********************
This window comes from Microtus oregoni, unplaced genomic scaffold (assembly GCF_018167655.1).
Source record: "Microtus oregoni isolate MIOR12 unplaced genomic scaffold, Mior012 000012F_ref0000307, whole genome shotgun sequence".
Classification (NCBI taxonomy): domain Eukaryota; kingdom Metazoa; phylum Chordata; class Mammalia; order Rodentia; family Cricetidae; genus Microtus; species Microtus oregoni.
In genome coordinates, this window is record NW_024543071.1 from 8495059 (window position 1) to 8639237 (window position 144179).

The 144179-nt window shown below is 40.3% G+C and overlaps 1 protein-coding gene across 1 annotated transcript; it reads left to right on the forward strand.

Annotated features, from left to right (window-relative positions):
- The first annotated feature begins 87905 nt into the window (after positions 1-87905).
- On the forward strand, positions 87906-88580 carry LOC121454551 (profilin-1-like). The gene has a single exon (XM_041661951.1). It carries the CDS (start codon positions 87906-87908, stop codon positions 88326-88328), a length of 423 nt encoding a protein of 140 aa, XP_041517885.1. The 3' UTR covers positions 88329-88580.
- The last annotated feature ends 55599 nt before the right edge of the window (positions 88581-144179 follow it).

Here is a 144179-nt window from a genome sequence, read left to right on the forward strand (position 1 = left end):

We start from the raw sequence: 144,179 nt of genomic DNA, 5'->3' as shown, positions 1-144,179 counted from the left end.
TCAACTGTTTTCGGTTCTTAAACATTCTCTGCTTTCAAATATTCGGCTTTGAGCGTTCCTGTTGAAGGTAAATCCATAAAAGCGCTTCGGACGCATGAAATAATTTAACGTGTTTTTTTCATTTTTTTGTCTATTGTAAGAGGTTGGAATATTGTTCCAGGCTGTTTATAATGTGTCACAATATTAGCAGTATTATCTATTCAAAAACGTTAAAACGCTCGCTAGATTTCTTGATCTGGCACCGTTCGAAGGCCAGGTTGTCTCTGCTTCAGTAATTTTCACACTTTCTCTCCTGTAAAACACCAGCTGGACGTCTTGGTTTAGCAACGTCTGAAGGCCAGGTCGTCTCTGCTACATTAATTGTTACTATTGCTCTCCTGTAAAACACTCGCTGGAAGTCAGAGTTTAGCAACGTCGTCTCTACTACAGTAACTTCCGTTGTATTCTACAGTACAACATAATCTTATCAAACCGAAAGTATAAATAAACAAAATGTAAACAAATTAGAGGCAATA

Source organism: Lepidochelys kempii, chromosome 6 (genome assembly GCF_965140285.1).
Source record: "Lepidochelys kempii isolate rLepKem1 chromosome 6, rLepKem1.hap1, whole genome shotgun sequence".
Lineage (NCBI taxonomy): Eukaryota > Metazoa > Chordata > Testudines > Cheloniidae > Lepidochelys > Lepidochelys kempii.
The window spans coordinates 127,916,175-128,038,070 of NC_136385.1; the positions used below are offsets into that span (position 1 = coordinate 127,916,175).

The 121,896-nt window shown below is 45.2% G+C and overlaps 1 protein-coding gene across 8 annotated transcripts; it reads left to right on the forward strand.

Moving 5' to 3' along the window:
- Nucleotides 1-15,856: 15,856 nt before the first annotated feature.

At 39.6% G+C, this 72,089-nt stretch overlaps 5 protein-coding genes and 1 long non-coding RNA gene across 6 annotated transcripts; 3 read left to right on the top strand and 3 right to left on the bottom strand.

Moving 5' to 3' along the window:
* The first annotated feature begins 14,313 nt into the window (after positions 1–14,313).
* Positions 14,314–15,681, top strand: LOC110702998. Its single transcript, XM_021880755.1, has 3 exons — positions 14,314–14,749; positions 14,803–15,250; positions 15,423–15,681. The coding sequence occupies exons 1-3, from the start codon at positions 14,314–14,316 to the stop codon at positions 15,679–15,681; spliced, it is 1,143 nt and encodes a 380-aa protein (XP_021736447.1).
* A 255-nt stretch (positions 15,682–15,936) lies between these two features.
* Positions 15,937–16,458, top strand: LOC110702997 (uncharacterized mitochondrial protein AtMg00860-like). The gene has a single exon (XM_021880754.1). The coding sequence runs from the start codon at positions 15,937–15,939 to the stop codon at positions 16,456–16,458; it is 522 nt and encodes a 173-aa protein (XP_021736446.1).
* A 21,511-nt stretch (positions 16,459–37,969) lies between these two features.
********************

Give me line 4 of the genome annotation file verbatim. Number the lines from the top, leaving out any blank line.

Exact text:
In genome coordinates, this window is record NW_024543071.1 from 8495059 (window position 1) to 8639237 (window position 144179).